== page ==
Security Council wants consensus on Syria

The UN Security Council plans to vote again on a resolution calling for an investigation into the poison gas attack allegedly carried out by Syrian government troops. A draft of the resolution failed to secure unanimous support last week due to Russia's abstention. Commentators disagree about how the West should deal with Moscow.

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The Times (GB) /

Putin must stop backing Assad

Now more than ever the West should press the Russian president to withdraw his support for the ruler in Damascus, The Time urges:

“If and when Mr Putin helps to replace Assad with a credible power-sharing government acceptable to the Syrian people, then it might be possible to readmit him to the G7 forum. … The main aim in the coming weeks should be to demonstrate to Russia that it must take responsibility for the behaviour of Assad. It was Mr Putin who saved Assad from a western missile attack in 2013 by offering to collect and destroy Syria’s chemical weapons. Russia was either duped in this endeavour or complicit in concealing parts of the arsenal. … It must be dawning on the Russian president that it is a matter of urgency to help to find an alternative to Assad. If there is one thing that Mr Putin does understand, it is self-interest.”

Český rozhlas (CZ) /

End of regime an unrealistic scenario

It would be naive to believe that the US will seek a confrontation with Russia, the public broadcaster Český rozhlas comments after the meeting of G7 foreign ministers in Italy:

“Russia has invested substantially in stabilising the Assad regime and improving its own military position in Syria. It will certainly not abandon this policy or change its course. The US, in turn, wants to avoid direct military confrontation with Russia. Nevertheless Washington will draw a line that it will refuse to see overstepped. Washington should also let the Russians know that they accepted responsibility for making sure that Assad no longer had any chemical weapons, and that they have failed in this task. Of course the US could insist that Assad be removed from power. But without Russia's agreement that will never happen.”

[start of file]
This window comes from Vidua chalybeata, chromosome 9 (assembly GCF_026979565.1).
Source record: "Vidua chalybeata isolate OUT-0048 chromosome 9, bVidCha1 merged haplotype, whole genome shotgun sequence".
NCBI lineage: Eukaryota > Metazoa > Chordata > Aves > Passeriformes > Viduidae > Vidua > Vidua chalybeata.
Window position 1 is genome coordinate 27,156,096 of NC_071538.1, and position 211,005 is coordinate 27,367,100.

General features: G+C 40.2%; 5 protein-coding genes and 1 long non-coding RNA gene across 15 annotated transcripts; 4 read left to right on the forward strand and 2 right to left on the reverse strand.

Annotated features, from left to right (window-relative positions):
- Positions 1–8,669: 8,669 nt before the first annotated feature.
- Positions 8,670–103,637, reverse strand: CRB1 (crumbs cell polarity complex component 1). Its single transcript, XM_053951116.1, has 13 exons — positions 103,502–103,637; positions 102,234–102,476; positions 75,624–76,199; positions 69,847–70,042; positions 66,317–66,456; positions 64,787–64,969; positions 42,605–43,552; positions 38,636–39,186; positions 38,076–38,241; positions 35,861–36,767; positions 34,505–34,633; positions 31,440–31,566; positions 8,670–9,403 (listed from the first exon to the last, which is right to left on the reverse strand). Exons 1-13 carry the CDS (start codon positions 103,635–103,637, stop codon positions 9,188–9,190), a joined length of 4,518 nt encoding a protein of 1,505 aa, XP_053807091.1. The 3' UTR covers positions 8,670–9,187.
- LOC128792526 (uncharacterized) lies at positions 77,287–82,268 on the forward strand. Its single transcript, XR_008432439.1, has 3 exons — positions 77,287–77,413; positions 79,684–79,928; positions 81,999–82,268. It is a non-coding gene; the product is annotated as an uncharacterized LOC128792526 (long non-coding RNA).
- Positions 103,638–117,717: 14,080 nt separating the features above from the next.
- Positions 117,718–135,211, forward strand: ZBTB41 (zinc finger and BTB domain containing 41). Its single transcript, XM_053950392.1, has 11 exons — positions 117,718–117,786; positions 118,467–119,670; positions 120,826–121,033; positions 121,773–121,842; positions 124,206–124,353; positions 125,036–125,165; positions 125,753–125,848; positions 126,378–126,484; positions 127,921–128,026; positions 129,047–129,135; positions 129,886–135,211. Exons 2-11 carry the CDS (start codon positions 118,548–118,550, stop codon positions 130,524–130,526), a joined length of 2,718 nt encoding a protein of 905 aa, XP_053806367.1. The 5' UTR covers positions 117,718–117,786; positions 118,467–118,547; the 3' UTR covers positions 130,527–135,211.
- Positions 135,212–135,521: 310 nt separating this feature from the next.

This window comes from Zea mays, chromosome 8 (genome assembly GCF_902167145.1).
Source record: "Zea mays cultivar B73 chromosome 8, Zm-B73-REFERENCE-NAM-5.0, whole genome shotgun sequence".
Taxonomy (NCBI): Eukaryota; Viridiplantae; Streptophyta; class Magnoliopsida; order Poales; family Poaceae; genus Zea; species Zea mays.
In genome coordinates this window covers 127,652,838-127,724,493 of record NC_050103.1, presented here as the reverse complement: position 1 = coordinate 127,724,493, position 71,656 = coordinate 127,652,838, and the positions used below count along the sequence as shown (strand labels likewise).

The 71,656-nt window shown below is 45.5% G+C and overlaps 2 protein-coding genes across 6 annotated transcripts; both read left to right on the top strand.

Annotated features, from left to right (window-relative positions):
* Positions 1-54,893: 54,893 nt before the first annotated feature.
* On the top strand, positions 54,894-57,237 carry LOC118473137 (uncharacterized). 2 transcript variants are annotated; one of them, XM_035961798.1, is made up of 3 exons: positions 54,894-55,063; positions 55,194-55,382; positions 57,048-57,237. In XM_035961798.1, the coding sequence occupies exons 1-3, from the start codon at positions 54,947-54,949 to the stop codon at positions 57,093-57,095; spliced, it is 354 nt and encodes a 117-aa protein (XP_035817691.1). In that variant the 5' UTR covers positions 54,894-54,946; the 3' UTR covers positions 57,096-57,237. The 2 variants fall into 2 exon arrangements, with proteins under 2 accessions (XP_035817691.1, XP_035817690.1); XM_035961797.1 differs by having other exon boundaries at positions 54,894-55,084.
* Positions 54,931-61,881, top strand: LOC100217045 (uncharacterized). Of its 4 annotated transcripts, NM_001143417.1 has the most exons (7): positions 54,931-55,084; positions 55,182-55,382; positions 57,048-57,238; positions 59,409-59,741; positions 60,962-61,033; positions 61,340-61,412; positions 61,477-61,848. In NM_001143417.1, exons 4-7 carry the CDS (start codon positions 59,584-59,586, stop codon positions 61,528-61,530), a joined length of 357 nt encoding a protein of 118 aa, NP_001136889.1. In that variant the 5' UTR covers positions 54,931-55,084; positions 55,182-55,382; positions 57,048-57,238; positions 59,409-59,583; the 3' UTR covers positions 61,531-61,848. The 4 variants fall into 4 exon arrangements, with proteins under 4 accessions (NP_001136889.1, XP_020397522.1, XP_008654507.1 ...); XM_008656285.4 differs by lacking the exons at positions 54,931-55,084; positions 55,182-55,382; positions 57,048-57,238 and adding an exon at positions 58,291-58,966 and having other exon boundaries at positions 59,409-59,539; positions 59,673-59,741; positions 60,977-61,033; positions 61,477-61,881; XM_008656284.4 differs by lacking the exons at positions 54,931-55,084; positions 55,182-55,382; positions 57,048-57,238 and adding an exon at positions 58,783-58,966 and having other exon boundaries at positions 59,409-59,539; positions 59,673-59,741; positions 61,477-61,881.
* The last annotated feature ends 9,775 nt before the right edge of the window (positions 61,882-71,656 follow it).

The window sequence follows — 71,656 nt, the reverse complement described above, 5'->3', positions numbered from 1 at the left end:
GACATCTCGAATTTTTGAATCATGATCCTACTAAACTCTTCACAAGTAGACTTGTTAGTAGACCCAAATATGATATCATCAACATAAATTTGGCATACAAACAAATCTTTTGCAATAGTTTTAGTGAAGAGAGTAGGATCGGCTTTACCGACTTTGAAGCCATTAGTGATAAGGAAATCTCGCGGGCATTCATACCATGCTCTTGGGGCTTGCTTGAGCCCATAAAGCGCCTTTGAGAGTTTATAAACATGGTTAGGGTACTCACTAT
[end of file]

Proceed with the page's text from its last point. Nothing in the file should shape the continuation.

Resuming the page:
Corriere del Ticino (CH) /

Europe must remain neutral

Given the unpredictable behaviour of the US president Europe should be very cautious about backing the US against Russia, Corriere del Ticino warns:

“It is a double misfortune that after an initial flirt Trump has now set himself on a collision course with the other strongman on the international stage: Vladimir Putin. Russia's president undoubtedly possesses qualities that Trump lacks, but he also has a major fault: his authoritarian, perhaps even totalitarian method of rule. ... In this context Europe, some demand, must side with the Americans, as it did before the Berlin Wall came down. An untenable comparison in our view. Putin is authoritarian, but he is not threatening us. And the America that Trump is in the process of creating is certainly not Reagan's America. Europe should cultivate a healthy dose of unshakeable distrust vis-à-vis both.”